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IVCC receives new grant funding from the Australian Government to support vector control innovation across the Indo-Pacific Region. 20th March 2024

IVCC is delighted to confirm that the Australian Government, has awarded IVCC a five-year, 17 million Australian dollar grant to advance the control of malaria in Papua New Guinea (PNG) and other Indo-Pacific countries.

Funded through the Australian Government’s Partnerships for a Healthy Region initiative, IVCC will continue the expansion of a vector control toolbox tailored to regional contexts which will better equip countries to prevent, control and work towards eliminating malaria and other vector-borne diseases.

The new grant which runs until January 2029, builds upon the programme of work IVCC initiated in 2018 under its first grant.  The workstreams developed under the new grant will support capacity-strengthening for the evaluation and adoption of new vector control tools in PNG and the further evaluation and uptake of spatial emanators in the Greater Mekong Subregion.  As a new area of focus, IVCC will also support improving the tools and approaches available for the control on Aedes-borne diseases in the region, including dengue and chikungunya.

Under its first grant, IVCC worked with its partners to demonstrate the efficacy of bite prevention tools deployed to forest-exposed populations in Cambodia at risk of malaria. In PNG, national capacity to evaluate and scale-up novel vector control tools was strengthened by developing new entomological facilities, a range of new product trials and establishing a national-led stakeholder network.

IVCC CEO, Justin McBeath said: “We are extremely grateful to the Australian Government for again entrusting IVCC to undertake this important vector control work across Papua New Guinea and the Indo-Pacific region.  In delivering our objectives, IVCC will work with local partners to support capacity development to ensure that local benefits are realised from the project and that the focus areas of the activities address the issues that are important to local communities and the region.”

Minister for Foreign Affairs, Senator the Hon Penny Wong said: “We cannot have the peaceful stable and prosperous region we want without improving the health and well-being of our region’s communities.  As close neighbours, friends and equals, Australia will continue to work with Papua New Guinea and Indo-Pacific partners to meet current and future health challenges.”


Image credit: Graham Small / IVCC

Bite prevention tools significantly protect against landing in Cambodia field trial 17th May 2022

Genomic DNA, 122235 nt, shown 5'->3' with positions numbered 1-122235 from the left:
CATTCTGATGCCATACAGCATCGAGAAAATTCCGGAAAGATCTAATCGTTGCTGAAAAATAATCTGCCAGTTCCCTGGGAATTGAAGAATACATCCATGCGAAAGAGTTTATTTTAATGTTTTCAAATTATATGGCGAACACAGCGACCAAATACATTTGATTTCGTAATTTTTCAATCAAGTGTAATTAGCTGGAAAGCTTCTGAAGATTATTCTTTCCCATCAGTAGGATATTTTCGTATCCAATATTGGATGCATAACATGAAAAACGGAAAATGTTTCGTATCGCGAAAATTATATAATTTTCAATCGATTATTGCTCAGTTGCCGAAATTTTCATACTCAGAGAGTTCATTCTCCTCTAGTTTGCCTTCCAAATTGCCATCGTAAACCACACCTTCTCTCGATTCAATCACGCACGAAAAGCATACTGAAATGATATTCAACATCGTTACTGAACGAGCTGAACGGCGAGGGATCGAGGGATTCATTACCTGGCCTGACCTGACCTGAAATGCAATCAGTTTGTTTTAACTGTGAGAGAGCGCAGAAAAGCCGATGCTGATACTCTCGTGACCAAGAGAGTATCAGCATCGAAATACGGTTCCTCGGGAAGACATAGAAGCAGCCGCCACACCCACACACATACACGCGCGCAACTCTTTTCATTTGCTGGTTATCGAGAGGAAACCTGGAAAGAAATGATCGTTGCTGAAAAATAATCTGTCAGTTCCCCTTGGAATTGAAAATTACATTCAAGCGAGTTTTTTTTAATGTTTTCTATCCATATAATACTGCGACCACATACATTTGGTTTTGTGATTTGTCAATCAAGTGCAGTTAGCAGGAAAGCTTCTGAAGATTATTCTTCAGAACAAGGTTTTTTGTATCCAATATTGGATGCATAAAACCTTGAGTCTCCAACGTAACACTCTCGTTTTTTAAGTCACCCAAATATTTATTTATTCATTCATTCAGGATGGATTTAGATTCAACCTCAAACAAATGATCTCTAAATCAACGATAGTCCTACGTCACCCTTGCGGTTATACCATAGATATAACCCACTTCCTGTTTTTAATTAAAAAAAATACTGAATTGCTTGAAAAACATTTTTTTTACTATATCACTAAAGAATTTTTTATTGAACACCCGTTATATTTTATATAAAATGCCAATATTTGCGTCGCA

Recent entomological field results from Project BITE under IVCC’s Indo-Pacific Initiative (IPI) have shown that forest packs containing bite prevention tools offer significant protection from landing mosquitoes. The results come from trials that UCSF-MEI, IVCC’s lead partner on BITE, conducted in Mondulkiri province, Cambodia, with the local non-profit Health Forefront Organization.

The entomological trials were conducted in an area directly adjacent to forest and was comprised of 7 temporary shelters designed to mimic short-term dwellings used by people when working or travelling in the forest. Inside each shelter, one of the bite prevention tools, or a combination of all tools, or a control, were used while volunteers collected mosquitoes via Human Landing Catches (HLC) over a 12-hour period.

Over 49 nights of collections, the entomological field study demonstrated that all products – both on their own and in combination – are highly efficacious at preventing mosquitoes from landing. In fact, all products and combinations reduced mosquito landings by at least 60% compared to the control, while the spatial repellent alone and the combination of all products reduced landings by approximately 95%.

Project BITE aims to evaluate the effectiveness of forest packs containing a spatial emanator, topical repellent, and insecticide-treated clothing when deployed to forest dwellers, goers, and rangers in the Greater Mekong Subregion (GMS). Semi-field trials completed in Thailand in 2021 demonstrated that bite prevention tools not only prevent mosquitoes from landing but can also kill and delay host-seeking.

Following the entomological field studies, Project BITE is currently planning on how best to scale-up use of these tools and further evaluate their epidemiological impact, acceptability, use and cost-effectiveness among high-risk forest-exposed populations.

IVCC and its partners are hopeful that the evidence generated by BITE will help make the case to national programmes and donors on the effectiveness of bite prevention tools delivered in forest packs in the fight against outdoor malaria transmission.

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